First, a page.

(Updates to afternoon U.S. trading)
* Wall St rises to records, spurred by Trump economy hopes
* Strong Chinese trade data lifts Europe, Asia
* U.S. Treasury yields edge up on import data
* Oil up on widespread OPEC deal compliance
By Saqib Iqbal Ahmed
NEW YORK, Feb 10 (Reuters) - A key index of global equity markets rose to a 20-month high on Friday, with Wall Street shares hitting records for a second straight day, as investors continued to bask in the afterglow of U.S. President Donald Trump’s promise of tax reform.
The dollar hovered near an 11-day high against a basket of major rivals, as Trump and Japanese Prime Minister Shinzo Abe opened two days of talks looking to cement a decades-old alliance.
The MSCI’s world index, which tracks shares in 46 countries, rose after evidence of Chinese growth lifted shares in Asia and Europe.
Strength on Wall Street boosted the index further and it was up 0.45 percent to the highest since May 2015.
Trump’s promise of a “phenomenal” tax plan helped reignite a post-election rally in stocks, which had stalled in recent weeks on concerns over his protectionist stand and the lack of clarity on policy reforms.
“The market is saying, ‘Thank you for coming back to the very core of the reasons we have accepted your agenda’,” said Quincy Krosby, market strategist at Prudential Financial in Newark, New Jersey.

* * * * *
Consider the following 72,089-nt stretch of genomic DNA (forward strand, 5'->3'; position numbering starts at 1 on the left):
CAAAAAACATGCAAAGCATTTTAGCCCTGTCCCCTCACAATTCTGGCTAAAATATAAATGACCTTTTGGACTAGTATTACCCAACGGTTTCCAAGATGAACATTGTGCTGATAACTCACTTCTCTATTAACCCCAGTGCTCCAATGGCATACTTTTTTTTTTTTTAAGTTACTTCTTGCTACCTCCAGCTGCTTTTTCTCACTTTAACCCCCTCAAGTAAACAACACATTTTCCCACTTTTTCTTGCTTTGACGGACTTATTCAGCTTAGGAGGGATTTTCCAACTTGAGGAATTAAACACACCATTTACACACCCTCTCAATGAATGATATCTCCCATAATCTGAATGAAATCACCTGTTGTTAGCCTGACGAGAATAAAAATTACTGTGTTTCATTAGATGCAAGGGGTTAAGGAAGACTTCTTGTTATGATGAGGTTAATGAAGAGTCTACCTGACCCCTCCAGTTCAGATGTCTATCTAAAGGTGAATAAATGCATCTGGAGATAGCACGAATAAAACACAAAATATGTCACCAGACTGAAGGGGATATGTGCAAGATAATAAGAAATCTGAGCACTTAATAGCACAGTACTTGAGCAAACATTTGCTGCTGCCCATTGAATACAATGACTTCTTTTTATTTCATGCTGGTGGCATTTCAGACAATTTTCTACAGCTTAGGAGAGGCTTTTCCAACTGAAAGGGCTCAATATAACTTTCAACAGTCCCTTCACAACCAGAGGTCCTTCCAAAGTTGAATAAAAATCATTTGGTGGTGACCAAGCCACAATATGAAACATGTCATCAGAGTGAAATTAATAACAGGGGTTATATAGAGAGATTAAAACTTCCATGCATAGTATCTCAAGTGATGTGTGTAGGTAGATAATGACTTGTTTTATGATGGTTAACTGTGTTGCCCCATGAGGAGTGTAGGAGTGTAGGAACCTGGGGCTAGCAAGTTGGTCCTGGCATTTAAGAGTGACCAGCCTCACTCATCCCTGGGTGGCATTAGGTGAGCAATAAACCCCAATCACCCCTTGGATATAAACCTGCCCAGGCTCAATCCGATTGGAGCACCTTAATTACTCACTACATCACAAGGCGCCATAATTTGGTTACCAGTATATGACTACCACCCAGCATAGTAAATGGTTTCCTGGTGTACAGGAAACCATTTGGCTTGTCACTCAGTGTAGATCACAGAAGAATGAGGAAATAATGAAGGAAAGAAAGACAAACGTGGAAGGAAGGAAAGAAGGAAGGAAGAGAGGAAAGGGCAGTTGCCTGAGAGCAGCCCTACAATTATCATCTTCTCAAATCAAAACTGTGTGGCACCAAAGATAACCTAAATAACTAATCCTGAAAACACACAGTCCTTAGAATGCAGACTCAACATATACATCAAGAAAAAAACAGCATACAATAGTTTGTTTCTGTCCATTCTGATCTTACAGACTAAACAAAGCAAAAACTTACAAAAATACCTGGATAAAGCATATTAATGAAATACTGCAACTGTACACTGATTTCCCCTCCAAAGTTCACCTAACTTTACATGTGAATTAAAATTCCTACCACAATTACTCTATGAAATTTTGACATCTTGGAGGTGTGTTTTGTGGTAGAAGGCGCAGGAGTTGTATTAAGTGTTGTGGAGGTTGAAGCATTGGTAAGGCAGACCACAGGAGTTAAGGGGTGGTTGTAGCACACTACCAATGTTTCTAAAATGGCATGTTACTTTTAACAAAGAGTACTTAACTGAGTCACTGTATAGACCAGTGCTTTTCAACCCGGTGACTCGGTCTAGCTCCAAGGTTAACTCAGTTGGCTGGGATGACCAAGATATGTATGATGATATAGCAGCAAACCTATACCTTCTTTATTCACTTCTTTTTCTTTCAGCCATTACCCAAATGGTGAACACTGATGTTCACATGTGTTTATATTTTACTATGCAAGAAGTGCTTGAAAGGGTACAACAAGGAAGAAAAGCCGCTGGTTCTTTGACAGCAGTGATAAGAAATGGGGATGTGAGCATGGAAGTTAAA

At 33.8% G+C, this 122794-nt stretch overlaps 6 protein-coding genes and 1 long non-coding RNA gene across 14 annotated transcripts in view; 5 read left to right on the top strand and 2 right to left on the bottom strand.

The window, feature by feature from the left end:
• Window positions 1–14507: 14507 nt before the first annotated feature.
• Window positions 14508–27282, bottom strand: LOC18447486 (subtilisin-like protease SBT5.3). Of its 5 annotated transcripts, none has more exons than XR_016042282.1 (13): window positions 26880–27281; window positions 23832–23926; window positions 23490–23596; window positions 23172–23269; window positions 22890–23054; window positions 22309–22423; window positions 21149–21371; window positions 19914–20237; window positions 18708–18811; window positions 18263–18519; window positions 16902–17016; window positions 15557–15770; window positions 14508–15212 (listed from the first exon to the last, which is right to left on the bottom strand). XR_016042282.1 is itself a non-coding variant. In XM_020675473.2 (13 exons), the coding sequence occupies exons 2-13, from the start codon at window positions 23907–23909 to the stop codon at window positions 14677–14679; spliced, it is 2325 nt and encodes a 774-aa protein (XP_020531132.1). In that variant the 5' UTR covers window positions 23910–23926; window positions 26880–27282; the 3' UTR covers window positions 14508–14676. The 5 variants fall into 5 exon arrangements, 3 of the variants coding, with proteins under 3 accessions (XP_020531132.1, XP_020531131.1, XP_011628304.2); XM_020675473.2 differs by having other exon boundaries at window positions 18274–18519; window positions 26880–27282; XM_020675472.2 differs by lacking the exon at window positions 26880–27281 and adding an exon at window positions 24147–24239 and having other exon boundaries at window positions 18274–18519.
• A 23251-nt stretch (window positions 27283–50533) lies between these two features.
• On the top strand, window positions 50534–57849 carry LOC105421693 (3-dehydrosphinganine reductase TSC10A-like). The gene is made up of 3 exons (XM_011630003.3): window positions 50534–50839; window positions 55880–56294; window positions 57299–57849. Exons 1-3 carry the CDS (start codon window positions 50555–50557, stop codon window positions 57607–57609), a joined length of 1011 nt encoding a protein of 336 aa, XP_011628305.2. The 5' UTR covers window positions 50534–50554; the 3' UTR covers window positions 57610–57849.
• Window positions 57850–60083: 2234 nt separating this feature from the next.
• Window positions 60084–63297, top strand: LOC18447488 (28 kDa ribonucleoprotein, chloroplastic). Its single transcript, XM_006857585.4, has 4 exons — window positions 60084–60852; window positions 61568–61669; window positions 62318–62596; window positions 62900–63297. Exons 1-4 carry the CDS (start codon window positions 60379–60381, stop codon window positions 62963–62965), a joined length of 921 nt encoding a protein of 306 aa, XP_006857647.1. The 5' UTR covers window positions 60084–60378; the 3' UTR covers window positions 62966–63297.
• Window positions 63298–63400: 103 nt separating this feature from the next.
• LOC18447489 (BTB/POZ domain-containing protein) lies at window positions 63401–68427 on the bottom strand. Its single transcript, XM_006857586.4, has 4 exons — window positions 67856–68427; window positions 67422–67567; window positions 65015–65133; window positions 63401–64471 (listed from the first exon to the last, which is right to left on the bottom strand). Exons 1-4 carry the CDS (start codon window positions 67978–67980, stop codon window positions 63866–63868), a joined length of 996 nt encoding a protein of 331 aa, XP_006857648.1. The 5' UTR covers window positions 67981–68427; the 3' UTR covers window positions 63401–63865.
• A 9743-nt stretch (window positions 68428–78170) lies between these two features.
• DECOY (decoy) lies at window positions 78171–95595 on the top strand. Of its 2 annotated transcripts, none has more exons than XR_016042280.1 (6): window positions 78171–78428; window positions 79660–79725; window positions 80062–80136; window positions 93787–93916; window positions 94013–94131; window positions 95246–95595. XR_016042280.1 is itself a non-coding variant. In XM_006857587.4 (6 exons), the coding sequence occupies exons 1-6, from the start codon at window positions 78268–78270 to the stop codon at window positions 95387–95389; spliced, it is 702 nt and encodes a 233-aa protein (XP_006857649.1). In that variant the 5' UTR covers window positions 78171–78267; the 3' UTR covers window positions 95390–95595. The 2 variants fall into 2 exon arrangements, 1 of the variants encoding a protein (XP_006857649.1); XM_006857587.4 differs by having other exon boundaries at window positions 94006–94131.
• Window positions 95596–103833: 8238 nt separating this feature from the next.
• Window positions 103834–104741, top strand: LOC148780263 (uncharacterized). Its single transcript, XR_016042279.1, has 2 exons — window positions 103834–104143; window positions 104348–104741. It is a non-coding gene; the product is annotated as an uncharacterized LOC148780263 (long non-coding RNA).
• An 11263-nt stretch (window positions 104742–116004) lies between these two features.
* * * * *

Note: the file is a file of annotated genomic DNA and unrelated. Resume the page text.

The Dow Jones Industrial Average rose 98.67 points, or 0.49 percent, to 20,271.07, the S&P 500 gained 8.63 points, or 0.37 percent, to 2,316.5 and the Nasdaq Composite added 18.36 points, or 0.32 percent, to 5,733.54.
The ongoing corporate earnings season added to the upbeat mood and Activision Blizzard’s shares surged 18 percent to give the biggest boost to the S&P 500 and the Nasdaq.
European shares edged higher, ending the week in positive territory thanks to corporate earnings and robust basic resources stocks.
Europe’s broad FTSEurofirst 300 index closed up 0.15 percent at 1,448.70.
The U.S. dollar held its recent gains against a basket of major rivals as comments from Trump during a news conference with the Japanese Prime Minister did little to shake optimism that his administration would reform tax policy soon.
The dollar index, which measures the greenback against six major rivals, was up 0.14 percent to 100.79.
In bond markets, U.S. Treasury debt yields edged higher, boosted by solid monthly import price data as investors acted largely on technical data.
“For whatever reason, today you could basically see the tumbleweeds rolling through many markets,” said Guy LeBas, chief fixed income strategist at Janney Montgomery Scott LLC in Philadelphia. “It’s quiet out there.”
Benchmark 10-year Treasury note yields was down 4/32 in price to yield 2.411 percent, up from a yield of 2.397, late on Thursday.
In commodities, oil prices rose after reports that OPEC members delivered more than 90 percent of the output cuts they pledged in a landmark deal that took effect in January.
Brent crude settled up $1.07, or 1.92 percent, at $56.70 a barrel, and U.S. crude settled up 86 cents, or 1.62 percent, at $53.86. (Additional reporting by Dion Rabouin in New York and Yashaswini Swamynathan in Bengaluru; Editing by Toby Chopra and Nick Zieminski)